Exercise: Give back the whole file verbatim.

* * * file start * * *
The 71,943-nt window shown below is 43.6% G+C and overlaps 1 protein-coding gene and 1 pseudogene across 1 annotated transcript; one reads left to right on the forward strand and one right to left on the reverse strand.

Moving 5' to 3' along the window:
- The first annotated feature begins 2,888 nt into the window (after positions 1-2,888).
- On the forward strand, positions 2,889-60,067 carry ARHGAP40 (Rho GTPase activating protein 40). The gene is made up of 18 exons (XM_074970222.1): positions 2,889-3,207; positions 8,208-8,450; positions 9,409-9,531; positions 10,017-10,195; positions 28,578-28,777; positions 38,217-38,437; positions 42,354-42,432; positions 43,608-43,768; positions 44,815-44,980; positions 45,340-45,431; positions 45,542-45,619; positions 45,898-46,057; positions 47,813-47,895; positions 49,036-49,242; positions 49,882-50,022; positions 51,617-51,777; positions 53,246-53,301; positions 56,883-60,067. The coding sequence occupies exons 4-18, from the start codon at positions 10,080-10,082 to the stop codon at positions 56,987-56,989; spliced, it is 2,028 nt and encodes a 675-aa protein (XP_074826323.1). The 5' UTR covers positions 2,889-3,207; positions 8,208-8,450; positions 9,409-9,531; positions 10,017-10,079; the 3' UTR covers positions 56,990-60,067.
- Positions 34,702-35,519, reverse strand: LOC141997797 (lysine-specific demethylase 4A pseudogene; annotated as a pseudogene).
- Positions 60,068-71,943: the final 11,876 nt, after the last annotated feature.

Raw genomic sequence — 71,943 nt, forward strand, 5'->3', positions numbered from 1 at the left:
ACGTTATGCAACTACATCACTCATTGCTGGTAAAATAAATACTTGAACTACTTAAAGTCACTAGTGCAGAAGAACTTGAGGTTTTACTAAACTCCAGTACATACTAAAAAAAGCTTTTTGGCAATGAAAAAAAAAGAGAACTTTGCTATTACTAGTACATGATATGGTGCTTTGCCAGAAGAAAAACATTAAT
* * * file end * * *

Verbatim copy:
The 71,943-nt window shown below is 43.6% G+C and overlaps 1 protein-coding gene and 1 pseudogene across 1 annotated transcript; one reads left to right on the forward strand and one right to left on the reverse strand.

Moving 5' to 3' along the window:
- The first annotated feature begins 2,888 nt into the window (after positions 1-2,888).
- On the forward strand, positions 2,889-60,067 carry ARHGAP40 (Rho GTPase activating protein 40). The gene is made up of 18 exons (XM_074970222.1): positions 2,889-3,207; positions 8,208-8,450; positions 9,409-9,531; positions 10,017-10,195; positions 28,578-28,777; positions 38,217-38,437; positions 42,354-42,432; positions 43,608-43,768; positions 44,815-44,980; positions 45,340-45,431; positions 45,542-45,619; positions 45,898-46,057; positions 47,813-47,895; positions 49,036-49,242; positions 49,882-50,022; positions 51,617-51,777; positions 53,246-53,301; positions 56,883-60,067. The coding sequence occupies exons 4-18, from the start codon at positions 10,080-10,082 to the stop codon at positions 56,987-56,989; spliced, it is 2,028 nt and encodes a 675-aa protein (XP_074826323.1). The 5' UTR covers positions 2,889-3,207; positions 8,208-8,450; positions 9,409-9,531; positions 10,017-10,079; the 3' UTR covers positions 56,990-60,067.
- Positions 34,702-35,519, reverse strand: LOC141997797 (lysine-specific demethylase 4A pseudogene; annotated as a pseudogene).
- Positions 60,068-71,943: the final 11,876 nt, after the last annotated feature.

Raw genomic sequence — 71,943 nt, forward strand, 5'->3', positions numbered from 1 at the left:
ACGTTATGCAACTACATCACTCATTGCTGGTAAAATAAATACTTGAACTACTTAAAGTCACTAGTGCAGAAGAACTTGAGGTTTTACTAAACTCCAGTACATACTAAAAAAAGCTTTTTGGCAATGAAAAAAAAAGAGAACTTTGCTATTACTAGTACATGATATGGTGCTTTGCCAGAAGAAAAACATTAAT